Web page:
French and Malian troops clashed with Islamist rebels near the large town of Gao, Paris said yesterday after reporting that hundreds of insurgents had been killed in a “real war” to reclaim northern Mali.
French Defense Minister Jean-Yves Le Drian said the extremist rebels, who have been driven from key strongholds that they had controlled in northern Mali for 10 months, struck back at troops with rocket fire on Tuesday.
“There were clashes yesterday around Gao,” Le Drian said on Europe 1 radio. “Once our troops, supported by Malian forces, started patrols around the towns that we have taken, they met residual jihadist groups who are still fighting.
“We will go after them. We are securing the towns we have been able to take along with the Malian forces. The jihadists around Gao were using rockets yesterday,” he said.
The confirmation of clashes comes after one of the militant groups, the Movement for Oneness and Jihad in West Africa (MUJAO), said it had attacked military positions in Gao, the largest city in the north.
“The combat isn’t over. The attacks are going to continue,” MUJAO’s Abou Dardar said.
On Tuesday, Le Drian said “several hundred” al-Qaeda-linked militants had been killed by French air strikes as well as “direct combat in the key central and northern towns of Konna and Gao.”
“This is a real war with significant losses but I’m not going to get into an accounting exercise,” he said yesterday when asked about the toll.
France’s sole fatality so far has been a helicopter pilot killed at the start of its operation 27 days ago.
Mali said 11 of its troops were killed and 60 wounded after the battle at Konna last month, but has not since released a new death toll.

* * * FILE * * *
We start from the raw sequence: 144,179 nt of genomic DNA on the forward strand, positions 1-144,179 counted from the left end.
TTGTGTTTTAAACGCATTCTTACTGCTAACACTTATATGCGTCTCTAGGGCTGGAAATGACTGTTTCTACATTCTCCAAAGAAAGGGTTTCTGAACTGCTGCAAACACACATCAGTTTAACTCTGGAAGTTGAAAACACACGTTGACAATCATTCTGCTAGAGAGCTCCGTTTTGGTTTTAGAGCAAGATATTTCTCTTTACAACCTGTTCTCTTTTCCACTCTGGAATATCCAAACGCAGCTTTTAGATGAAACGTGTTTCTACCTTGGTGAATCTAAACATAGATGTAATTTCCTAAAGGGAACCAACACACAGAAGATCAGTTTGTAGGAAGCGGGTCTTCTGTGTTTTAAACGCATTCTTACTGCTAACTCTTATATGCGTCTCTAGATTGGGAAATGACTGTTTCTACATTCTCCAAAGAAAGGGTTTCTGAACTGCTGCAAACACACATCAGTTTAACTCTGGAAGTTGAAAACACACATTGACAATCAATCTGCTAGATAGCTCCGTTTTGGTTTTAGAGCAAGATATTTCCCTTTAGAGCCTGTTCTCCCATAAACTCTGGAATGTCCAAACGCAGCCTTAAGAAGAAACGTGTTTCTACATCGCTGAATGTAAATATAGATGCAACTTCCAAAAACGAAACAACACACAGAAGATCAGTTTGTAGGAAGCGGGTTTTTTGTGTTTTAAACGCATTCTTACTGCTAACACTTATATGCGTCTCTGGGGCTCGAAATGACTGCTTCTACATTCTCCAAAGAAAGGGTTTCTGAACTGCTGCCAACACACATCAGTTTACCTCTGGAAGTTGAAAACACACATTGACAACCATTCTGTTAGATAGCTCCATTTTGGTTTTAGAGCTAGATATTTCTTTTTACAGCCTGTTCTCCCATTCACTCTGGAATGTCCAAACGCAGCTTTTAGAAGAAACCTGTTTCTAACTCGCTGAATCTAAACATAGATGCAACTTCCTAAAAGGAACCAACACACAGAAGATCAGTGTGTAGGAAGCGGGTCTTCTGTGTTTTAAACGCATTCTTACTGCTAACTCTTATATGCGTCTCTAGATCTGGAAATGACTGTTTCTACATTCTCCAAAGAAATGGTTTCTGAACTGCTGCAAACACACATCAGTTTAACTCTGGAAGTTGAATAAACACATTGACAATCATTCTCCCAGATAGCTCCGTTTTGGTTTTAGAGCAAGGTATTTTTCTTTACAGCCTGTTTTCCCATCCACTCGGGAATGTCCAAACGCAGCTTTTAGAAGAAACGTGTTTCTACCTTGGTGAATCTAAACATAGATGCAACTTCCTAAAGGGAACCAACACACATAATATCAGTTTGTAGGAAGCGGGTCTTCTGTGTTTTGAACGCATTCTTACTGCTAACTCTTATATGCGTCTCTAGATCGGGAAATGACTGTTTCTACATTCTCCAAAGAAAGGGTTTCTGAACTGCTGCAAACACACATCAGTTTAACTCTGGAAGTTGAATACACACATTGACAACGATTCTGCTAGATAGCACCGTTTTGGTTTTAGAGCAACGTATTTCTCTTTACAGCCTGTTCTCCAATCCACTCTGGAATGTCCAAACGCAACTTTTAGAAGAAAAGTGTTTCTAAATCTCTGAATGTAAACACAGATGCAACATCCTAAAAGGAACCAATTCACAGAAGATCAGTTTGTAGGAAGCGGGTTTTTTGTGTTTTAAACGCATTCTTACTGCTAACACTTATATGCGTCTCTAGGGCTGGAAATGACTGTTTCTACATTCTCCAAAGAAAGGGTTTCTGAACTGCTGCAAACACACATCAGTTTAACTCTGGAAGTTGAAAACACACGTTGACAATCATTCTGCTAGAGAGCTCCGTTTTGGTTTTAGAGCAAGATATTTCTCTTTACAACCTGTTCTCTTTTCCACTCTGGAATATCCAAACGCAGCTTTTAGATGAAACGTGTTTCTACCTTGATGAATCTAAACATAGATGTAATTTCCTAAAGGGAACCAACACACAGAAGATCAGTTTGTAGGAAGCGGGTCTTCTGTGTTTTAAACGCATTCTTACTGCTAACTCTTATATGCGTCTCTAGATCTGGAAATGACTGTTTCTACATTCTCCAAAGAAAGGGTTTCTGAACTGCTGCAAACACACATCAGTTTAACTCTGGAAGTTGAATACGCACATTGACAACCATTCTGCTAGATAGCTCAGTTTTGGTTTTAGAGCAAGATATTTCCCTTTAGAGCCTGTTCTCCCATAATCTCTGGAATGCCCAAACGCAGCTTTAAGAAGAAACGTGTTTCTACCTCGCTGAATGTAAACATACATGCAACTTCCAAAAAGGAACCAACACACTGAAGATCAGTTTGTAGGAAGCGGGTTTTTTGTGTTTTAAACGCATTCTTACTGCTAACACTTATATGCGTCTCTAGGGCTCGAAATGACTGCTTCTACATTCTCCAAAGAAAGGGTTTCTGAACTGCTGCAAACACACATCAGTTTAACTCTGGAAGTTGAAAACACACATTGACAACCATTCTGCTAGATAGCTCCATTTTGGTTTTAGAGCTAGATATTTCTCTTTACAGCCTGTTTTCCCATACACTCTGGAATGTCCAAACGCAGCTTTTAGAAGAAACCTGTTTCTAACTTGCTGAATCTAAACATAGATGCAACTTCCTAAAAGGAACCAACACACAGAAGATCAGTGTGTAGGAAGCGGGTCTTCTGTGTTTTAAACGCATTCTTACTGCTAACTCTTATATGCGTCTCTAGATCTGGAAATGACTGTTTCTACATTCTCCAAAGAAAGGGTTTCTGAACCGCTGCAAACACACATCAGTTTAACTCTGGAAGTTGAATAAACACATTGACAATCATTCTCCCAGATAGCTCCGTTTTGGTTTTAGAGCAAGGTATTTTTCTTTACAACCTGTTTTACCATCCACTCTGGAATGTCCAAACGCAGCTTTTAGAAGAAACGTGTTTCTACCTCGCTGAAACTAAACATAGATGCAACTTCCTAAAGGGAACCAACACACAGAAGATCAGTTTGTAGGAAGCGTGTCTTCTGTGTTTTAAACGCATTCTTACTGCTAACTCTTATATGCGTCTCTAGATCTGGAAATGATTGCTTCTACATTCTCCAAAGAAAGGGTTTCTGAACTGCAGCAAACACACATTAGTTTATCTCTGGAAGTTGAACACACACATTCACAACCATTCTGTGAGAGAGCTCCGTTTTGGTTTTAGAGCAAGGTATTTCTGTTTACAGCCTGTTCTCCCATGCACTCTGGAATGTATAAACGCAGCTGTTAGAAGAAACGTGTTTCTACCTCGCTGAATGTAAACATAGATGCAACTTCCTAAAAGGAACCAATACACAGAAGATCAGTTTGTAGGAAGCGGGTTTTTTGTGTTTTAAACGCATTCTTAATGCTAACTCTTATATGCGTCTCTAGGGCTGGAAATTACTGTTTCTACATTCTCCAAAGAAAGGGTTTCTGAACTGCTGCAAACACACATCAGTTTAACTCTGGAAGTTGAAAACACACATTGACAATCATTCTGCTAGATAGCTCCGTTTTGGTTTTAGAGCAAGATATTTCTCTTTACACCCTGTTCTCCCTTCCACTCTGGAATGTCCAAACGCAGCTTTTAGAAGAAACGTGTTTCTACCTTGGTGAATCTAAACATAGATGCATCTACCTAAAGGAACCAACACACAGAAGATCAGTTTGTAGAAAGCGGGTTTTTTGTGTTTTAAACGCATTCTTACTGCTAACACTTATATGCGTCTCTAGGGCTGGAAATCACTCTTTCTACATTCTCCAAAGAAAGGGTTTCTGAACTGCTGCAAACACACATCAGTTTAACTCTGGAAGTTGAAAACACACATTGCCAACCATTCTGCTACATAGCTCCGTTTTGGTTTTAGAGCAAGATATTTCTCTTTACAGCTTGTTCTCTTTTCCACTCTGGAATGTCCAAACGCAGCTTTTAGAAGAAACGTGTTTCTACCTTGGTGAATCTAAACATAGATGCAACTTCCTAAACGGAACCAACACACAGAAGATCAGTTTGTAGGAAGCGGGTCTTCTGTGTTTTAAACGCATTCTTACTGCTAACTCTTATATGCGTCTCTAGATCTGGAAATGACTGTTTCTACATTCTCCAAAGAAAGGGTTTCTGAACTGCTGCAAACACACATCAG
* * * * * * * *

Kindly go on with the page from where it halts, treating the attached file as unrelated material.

The Malian army took “some prisoners, not many, who will have to answer to Malian courts and to international justice,” Le Drian said, adding that some of those detained were high-ranking militants.
Almost 4,000 French troops have been deployed in Mali since the former colonial power swept to the country’s aid on Jan. 11 as a triad of Islamist groups pushed south toward the capital. This number will not be increased.
The force matches the size of the French deployment in Afghanistan at its height in 2010.
While French President Francois Hollande has said his troops will remain in Mali for as long as they are needed, Paris is keen to step back and let some 8,000 African troops take the reigns.
French Foreign Minister Laurent Fabius told daily newspaper Metro in an interview published yesterday that soldiers would begin withdrawing “in March, if all goes as planned.”
“France has no intention of remaining in Mali for the long-term. It is up to the Africans and to the Malians themselves to guarantee the country’s security, territorial integrity and sovereignty,” he said.
While asserting that the “narco-terrorists have been stopped,” Fabius said “the risk is always present.”
The Islamists have put up little resistance, many of them fleeing to the Adrar des Ifoghas massif around Kidal, a craggy mountain landscape honeycombed with caves where they are believed to be holding seven French hostages.
Kidal, the last key bastion of the Islamists, is now under control of French forces and about 1,800 Chadian troops, but fighter jets continue to pound the region around the remote desert outpost.
Meanwhile a Tuareg separatist rebel group who kickstarted Mali’s descent into chaos with a rebellion for independence last year, said it is working with France against “terrorists” in the region.
The Azawad National Liberation Movement linked up with the radical Islamists in its bid to secure independence for the desert nomad Tuareg people. However, after being chased from their strongholds by the militants, they have voiced a willingness to negotiate since France intervened.
The group yesterday said it had retaken the town of Menaka, 80km from the Niger border.